Who’s landing this airplane?
A late February cold front arrived just in time to clear the crud that had been threatening my two-day multi-engine training/checkride combo. The front’s blustery winds were projected to hang around for a few days as I faced the choice of driving 2.5 hours or flying my Centurion 35 minutes to the home base of the Baron we would be using. Late the night before departing, I opted for the drive. It occurred to me I would have to deal those winds in my training and during the checkride, but I chose to limit the exposure to those flights and not the commute each day.
When I met the instructor (let’s call him Roger) in the FBO, he began with a story of the King Air flight he concluded a mere six hours ago. A flight so choppy, everyone behind him succumbed to airsickness. Five for five among the passengers, I believe was the tally. Undeterred, we plowed through pre-flight planning and headed out to the airplane.
Backing up a step—I had arrived at the airport early and the Baron had already been pulled onto the ramp, and I had given it what I felt was a very thorough pre-flight. Knowing this, Roger only gave the plane a quick walk-around before he climbed in behind me. It was 30 degrees Fahrenheit before the wind bite and we were both ready to find shelter in the plane.
Despite the gusting winds, we got into the air uneventfully, my first real appreciation for two engines and double the horsepower. We were in the Appalachian foothills, so there was nowhere to hide from the gusting and rolling. As pre-planned, we worked in the direction of our lunch destination—I had offered to buy Roger lunch at a nearby airport with an on-field restaurant and, not coincidentally, surface winds more in line with their runway.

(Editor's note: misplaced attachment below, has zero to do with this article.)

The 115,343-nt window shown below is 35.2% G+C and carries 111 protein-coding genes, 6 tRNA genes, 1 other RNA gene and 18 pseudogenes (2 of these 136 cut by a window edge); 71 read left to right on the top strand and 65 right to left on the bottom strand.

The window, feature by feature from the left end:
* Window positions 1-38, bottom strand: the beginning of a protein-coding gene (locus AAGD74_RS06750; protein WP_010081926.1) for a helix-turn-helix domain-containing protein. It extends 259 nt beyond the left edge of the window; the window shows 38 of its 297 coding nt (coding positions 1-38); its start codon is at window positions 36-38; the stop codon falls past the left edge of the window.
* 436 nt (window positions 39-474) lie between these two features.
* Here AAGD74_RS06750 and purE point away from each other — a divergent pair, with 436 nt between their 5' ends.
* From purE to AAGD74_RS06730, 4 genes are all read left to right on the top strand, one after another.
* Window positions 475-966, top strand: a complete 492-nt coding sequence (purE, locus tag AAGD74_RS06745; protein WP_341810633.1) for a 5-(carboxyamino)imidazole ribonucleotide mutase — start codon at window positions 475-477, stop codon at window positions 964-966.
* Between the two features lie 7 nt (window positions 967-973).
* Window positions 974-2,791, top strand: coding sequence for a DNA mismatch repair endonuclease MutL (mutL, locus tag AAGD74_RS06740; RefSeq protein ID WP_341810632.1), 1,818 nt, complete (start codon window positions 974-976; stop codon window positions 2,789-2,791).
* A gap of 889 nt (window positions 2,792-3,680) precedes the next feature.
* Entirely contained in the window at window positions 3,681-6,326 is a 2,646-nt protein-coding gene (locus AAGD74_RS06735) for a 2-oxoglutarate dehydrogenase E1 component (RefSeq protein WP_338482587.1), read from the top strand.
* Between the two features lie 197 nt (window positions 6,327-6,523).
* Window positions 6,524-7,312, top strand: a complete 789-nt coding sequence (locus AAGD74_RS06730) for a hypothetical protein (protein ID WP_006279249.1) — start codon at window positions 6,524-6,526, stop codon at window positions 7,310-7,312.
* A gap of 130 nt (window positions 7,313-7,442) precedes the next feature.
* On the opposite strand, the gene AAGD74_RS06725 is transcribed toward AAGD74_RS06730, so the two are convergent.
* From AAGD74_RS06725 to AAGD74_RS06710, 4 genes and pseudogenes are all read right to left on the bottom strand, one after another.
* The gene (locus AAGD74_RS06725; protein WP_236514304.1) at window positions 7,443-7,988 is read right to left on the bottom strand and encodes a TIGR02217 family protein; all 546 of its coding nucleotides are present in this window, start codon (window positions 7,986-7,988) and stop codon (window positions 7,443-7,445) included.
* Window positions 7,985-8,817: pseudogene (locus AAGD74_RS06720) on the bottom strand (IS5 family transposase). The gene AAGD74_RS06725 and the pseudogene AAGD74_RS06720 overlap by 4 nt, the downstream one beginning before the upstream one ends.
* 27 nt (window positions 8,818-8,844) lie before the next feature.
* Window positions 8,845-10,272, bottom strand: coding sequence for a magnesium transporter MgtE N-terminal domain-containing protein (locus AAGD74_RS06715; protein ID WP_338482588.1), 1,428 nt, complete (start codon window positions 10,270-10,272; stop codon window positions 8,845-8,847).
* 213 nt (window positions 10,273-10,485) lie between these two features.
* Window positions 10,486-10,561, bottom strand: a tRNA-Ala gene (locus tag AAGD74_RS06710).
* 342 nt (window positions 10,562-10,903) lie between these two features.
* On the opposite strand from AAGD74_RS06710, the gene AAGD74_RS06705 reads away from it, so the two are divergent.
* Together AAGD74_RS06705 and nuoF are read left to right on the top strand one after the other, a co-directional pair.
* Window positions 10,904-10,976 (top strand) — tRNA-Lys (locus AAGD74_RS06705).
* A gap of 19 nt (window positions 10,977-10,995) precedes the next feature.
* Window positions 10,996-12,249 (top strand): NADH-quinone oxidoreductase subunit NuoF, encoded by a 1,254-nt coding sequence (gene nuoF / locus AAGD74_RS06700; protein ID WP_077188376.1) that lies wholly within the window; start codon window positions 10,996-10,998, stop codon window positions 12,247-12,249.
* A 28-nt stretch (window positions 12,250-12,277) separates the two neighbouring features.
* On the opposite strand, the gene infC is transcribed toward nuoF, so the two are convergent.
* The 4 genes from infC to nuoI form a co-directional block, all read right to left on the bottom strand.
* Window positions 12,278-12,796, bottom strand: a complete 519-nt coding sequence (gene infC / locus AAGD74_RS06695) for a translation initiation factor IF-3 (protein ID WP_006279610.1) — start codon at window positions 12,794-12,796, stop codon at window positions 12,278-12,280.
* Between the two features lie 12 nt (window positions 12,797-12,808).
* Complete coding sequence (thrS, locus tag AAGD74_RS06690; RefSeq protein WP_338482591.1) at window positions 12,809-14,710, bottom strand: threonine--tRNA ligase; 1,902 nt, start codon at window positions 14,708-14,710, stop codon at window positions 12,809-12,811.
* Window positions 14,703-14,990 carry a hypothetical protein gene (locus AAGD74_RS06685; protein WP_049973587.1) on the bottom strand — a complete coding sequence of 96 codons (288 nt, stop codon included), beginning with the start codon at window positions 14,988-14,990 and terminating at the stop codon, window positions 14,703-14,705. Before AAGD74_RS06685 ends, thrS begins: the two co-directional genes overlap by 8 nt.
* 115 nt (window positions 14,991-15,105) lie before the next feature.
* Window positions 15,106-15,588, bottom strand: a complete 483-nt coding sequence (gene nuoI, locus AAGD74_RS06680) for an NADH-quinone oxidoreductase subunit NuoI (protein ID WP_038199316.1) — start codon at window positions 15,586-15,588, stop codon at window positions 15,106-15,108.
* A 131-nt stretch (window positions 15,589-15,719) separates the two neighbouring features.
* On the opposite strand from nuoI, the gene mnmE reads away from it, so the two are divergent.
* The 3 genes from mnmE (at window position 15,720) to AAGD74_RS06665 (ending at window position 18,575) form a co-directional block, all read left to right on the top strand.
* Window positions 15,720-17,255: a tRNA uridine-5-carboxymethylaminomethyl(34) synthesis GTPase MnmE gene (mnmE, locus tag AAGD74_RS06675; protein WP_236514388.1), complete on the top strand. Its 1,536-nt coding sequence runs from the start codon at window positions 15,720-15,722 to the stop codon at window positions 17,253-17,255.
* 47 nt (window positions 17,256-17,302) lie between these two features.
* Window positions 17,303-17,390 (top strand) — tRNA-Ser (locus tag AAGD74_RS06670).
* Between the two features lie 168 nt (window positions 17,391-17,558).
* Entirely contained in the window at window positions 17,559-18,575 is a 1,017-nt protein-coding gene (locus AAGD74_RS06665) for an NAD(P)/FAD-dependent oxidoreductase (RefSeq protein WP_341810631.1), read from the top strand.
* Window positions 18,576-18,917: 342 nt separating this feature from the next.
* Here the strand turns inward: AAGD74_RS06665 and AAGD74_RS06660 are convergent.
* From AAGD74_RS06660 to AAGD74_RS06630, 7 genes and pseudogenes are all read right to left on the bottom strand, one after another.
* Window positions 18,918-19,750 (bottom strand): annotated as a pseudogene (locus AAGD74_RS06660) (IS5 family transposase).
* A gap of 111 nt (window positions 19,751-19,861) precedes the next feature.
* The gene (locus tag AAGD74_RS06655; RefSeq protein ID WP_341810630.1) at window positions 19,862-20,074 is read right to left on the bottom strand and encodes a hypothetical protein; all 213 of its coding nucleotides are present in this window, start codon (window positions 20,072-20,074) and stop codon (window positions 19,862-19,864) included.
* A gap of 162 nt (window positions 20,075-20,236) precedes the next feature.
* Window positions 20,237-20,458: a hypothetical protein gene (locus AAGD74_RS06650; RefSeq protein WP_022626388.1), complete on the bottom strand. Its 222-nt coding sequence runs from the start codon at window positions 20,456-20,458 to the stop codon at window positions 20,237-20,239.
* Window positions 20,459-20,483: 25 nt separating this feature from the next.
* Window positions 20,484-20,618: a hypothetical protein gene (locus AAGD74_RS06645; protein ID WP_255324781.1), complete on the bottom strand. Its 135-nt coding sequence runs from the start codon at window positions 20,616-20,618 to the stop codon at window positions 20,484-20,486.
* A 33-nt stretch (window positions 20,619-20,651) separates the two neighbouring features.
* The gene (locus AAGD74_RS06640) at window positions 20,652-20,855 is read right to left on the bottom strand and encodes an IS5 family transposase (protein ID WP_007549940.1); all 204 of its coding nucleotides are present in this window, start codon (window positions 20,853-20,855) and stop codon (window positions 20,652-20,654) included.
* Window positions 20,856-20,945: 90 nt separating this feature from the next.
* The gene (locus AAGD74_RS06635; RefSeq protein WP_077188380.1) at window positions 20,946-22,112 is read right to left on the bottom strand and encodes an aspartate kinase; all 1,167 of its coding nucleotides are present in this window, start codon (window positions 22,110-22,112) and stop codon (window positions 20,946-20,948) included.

After we got through a couple hours of maneuvers, where I was given some appreciable leeway on altitudes thanks to the chop, we positioned ourselves for my first twin landing. The Baron is much heavier than I was used to, and definitely glides (read “floats”) less, which helps for landings in such conditions. I had been coached plenty by my multi-engine friends and by Roger prior to the flight and was very pleased with myself after touchdown and roll out.
Roger was first out after shutdown. Collecting my things, I heard an alarmed expletive from the front of the plane. I looked out to see a combination of fear and disgust in Roger’s eyes and my heart sank. I quickly hopped out, walked around front and immediately saw the issue. The right main had a huge bald spot, void of any rubber, that was at least two layers into the threads. My first thought was to blurt out a defense of my landing, but I knew that it had been a good one.
Having absolved myself of the balding, I then realized that I had missed the blemish on my pre-flight of the plane—more unforgiveable than had I caused the balding. So the first thing that left my mouth was an apology. I had checked the tires thoroughly but I did not roll the heavy bird to allow a check of the treads touching the ramp. Roger quickly pardoned me and shared that he half expected to find such a condition upon his arrival that morning. He had looked at the tread on his walk-around but didn’t roll the bird either, and I saw that he was clearly feeling the same disappointment in self. There was a fairly new instructor teaching in the plane prior to our use, and this hadn’t been the first time a tire had been scalped on his/her watch.